Rules on the release of consumer credit information also differ from country to country. In the US, obtaining credit information through a credit bureau is normal, legal and widely understood (even some states like Oregon are now banning its use for employment screening). Yet in countries such as Italy or Malaysia, credit information is not available for pre-employment screening purposes even though credit bureaus do operate there. In the UK, South Africa and Australia, credit bureaus will only provide for pre-employment screening purposes basic information on court judgments and bankruptcies. Credit information is therefore restricted in those countries to lenders and similar organizations. In fact, guidelines published by the Information Commissioner in the UK prohibit companies that have access to consumer credit information due to their business from using it for recruitment purposes. In many other countries there are no credit bureaus at all to provide any type of financial information on consumers.
Employment Verification / Employment References
The US approach to employment verification is to carry out a verbally conducted check or to use online services (such as The Work Number) to obtain employment information. This is quite often very different to the rest of the world. In Europe, written requests for employment references are preferred. Many employers will actually refuse to discuss these matters over the phone and ask instead to receive a written response. In other European countries such as France and Germany employers provide confirmation letters to all leavers and therefore do not have to deal with requests for verifications or references.
The National Clearing House provides the US with the ability to check the majority of academic degrees. A similar system is available in South Africa. By contrast in Australia institutions tend to include graduate information on their university websites. Elsewhere, for many universities, a written request is the most effective way to conduct a check and to source additional revenue too. In India and China, a copy of the degree certificate is essential to help confirm it is legitimate. In many African countries due to the lack of infrastructure, such as electricity and telecommunications, one has to visit the university in person in order to get confirmation of the degree.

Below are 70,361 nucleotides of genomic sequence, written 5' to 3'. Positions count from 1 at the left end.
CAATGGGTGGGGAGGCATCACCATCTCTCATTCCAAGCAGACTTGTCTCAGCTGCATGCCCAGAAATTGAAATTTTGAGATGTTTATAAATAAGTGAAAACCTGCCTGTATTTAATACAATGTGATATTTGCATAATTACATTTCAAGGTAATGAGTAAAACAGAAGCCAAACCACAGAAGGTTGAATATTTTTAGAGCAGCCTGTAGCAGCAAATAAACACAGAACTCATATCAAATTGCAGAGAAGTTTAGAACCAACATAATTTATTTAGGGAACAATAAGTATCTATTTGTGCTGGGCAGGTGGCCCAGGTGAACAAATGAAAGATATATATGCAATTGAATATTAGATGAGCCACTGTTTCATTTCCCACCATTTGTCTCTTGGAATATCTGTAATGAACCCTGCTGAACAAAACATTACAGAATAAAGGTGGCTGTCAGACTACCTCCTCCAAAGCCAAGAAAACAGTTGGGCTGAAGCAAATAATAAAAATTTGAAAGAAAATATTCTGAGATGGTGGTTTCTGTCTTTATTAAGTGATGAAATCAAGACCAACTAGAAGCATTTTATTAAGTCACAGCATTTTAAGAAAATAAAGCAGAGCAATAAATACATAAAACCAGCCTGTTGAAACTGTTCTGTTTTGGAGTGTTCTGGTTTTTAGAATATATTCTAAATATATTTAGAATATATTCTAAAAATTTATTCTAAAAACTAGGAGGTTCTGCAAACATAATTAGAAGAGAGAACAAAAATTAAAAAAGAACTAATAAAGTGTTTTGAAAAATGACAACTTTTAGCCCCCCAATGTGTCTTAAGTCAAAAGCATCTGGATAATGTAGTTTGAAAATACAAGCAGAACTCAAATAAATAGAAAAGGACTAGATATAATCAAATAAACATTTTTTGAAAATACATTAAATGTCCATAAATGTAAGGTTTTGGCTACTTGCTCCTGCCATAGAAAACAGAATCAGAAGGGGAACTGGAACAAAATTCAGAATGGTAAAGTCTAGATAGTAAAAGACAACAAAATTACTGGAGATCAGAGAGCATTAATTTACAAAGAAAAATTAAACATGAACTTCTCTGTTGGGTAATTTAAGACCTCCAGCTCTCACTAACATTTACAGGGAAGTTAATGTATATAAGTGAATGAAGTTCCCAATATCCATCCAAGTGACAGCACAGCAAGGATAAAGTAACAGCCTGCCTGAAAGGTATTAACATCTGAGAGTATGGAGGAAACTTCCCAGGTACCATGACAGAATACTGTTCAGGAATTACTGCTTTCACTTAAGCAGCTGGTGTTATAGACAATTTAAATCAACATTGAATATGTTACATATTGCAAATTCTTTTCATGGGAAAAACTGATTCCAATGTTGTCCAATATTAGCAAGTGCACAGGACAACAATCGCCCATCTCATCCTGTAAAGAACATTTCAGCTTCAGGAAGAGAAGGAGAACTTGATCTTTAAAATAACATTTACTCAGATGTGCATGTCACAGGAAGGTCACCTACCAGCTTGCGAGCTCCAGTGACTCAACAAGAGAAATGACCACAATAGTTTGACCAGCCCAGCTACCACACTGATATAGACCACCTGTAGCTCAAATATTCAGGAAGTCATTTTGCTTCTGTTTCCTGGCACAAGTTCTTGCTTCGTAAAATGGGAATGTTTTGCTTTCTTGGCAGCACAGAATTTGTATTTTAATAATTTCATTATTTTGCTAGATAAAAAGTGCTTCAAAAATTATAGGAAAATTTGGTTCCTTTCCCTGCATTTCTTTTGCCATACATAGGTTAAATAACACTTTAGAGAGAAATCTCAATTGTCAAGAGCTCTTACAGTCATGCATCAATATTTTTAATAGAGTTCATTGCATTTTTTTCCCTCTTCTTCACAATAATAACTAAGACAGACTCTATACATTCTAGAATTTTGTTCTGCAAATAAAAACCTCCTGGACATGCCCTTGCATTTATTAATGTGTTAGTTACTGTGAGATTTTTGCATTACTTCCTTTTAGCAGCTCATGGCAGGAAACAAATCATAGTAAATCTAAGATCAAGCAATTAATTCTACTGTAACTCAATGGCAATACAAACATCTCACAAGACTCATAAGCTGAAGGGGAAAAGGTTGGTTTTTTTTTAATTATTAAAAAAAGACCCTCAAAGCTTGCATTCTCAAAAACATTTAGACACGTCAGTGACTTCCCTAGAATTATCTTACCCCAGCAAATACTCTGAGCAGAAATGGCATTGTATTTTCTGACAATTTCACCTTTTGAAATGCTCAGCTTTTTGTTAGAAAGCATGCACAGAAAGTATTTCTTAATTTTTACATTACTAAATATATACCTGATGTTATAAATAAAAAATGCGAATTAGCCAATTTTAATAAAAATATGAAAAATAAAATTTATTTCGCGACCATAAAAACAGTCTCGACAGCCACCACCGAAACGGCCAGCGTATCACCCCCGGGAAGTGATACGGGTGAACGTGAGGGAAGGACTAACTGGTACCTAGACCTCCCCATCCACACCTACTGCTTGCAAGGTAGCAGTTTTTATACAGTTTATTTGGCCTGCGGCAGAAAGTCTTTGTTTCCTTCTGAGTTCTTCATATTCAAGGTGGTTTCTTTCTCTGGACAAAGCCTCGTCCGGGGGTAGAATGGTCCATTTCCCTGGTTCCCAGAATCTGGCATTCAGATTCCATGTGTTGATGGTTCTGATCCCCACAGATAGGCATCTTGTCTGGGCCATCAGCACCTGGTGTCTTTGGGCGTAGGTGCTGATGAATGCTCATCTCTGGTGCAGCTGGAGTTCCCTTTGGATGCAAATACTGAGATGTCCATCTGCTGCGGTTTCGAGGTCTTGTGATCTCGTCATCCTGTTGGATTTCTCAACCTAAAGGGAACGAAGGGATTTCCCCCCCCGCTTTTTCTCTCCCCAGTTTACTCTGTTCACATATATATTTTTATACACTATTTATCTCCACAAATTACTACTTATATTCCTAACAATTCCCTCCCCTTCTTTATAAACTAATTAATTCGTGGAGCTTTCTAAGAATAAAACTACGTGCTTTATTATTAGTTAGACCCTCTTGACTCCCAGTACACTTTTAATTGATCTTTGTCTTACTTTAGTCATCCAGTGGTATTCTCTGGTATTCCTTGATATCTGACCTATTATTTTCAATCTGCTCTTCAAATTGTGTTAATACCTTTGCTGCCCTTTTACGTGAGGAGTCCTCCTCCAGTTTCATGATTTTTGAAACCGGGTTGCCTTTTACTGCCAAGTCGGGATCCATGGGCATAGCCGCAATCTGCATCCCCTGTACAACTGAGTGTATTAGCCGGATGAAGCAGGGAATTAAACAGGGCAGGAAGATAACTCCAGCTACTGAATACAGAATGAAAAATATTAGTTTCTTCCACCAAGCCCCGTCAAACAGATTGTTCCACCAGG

There are thousands of diploma mills around the world that do not have the legal right to award academic degrees. Therefore it is important that the recognition status of the institution is also checked. A degree or diploma mill is an institution that offers substandard or fraudulent degrees in exchange for payment and very little else. Verifying that a candidate graduated from a diploma mill means as much as checking that the candidate paid for their certificate but are not necessary qualified as such.
Supporting the global workforce
As you can see, screening internationally has a number of challenges. Not only are there different procedures and policies in each country, there are language barriers too. It is easy to see how this can become a time intensive and lengthy process. But as we continue to develop as a global workplace, it is critical to understand cultures and laws in other countries so that we continue to be effective and earn respect for the comprehensive service we provide today’s organisations.
Eyal Ben Cohen, Managing Director, Verifile Limited, United Kingdom